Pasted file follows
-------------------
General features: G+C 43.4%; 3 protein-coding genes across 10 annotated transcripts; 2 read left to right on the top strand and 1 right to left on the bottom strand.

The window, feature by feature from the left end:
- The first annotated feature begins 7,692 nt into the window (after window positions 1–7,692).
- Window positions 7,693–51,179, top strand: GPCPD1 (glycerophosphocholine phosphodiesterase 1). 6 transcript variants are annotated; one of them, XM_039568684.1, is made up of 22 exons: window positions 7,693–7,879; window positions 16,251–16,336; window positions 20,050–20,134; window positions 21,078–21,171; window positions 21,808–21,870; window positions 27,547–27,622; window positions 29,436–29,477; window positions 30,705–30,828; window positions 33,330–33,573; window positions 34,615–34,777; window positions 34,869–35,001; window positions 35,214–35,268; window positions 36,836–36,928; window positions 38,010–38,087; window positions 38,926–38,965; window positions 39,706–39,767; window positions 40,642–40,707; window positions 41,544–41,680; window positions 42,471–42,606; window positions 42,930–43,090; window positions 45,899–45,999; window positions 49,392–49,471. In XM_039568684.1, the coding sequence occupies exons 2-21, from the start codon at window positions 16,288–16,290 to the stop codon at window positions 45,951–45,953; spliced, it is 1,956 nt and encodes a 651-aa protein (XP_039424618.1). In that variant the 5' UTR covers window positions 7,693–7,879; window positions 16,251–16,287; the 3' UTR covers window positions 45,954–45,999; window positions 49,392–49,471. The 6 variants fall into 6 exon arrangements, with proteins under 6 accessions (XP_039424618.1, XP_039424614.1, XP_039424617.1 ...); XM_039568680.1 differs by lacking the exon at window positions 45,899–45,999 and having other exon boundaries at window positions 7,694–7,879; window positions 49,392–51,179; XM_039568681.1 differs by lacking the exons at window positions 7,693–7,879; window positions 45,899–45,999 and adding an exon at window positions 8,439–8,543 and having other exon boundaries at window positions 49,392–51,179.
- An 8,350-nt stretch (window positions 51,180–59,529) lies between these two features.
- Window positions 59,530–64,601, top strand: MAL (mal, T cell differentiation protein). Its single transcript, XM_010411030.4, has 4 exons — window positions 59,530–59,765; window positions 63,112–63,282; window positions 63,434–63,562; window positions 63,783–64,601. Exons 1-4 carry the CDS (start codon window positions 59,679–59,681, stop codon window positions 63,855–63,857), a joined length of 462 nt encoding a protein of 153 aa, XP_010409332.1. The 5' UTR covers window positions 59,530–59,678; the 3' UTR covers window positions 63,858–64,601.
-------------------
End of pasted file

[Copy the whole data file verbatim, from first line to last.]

General features: G+C 43.4%; 3 protein-coding genes across 10 annotated transcripts; 2 read left to right on the top strand and 1 right to left on the bottom strand.

The window, feature by feature from the left end:
- The first annotated feature begins 7,692 nt into the window (after window positions 1–7,692).
- Window positions 7,693–51,179, top strand: GPCPD1 (glycerophosphocholine phosphodiesterase 1). 6 transcript variants are annotated; one of them, XM_039568684.1, is made up of 22 exons: window positions 7,693–7,879; window positions 16,251–16,336; window positions 20,050–20,134; window positions 21,078–21,171; window positions 21,808–21,870; window positions 27,547–27,622; window positions 29,436–29,477; window positions 30,705–30,828; window positions 33,330–33,573; window positions 34,615–34,777; window positions 34,869–35,001; window positions 35,214–35,268; window positions 36,836–36,928; window positions 38,010–38,087; window positions 38,926–38,965; window positions 39,706–39,767; window positions 40,642–40,707; window positions 41,544–41,680; window positions 42,471–42,606; window positions 42,930–43,090; window positions 45,899–45,999; window positions 49,392–49,471. In XM_039568684.1, the coding sequence occupies exons 2-21, from the start codon at window positions 16,288–16,290 to the stop codon at window positions 45,951–45,953; spliced, it is 1,956 nt and encodes a 651-aa protein (XP_039424618.1). In that variant the 5' UTR covers window positions 7,693–7,879; window positions 16,251–16,287; the 3' UTR covers window positions 45,954–45,999; window positions 49,392–49,471. The 6 variants fall into 6 exon arrangements, with proteins under 6 accessions (XP_039424618.1, XP_039424614.1, XP_039424617.1 ...); XM_039568680.1 differs by lacking the exon at window positions 45,899–45,999 and having other exon boundaries at window positions 7,694–7,879; window positions 49,392–51,179; XM_039568681.1 differs by lacking the exons at window positions 7,693–7,879; window positions 45,899–45,999 and adding an exon at window positions 8,439–8,543 and having other exon boundaries at window positions 49,392–51,179.
- An 8,350-nt stretch (window positions 51,180–59,529) lies between these two features.
- Window positions 59,530–64,601, top strand: MAL (mal, T cell differentiation protein). Its single transcript, XM_010411030.4, has 4 exons — window positions 59,530–59,765; window positions 63,112–63,282; window positions 63,434–63,562; window positions 63,783–64,601. Exons 1-4 carry the CDS (start codon window positions 59,679–59,681, stop codon window positions 63,855–63,857), a joined length of 462 nt encoding a protein of 153 aa, XP_010409332.1. The 5' UTR covers window positions 59,530–59,678; the 3' UTR covers window positions 63,858–64,601.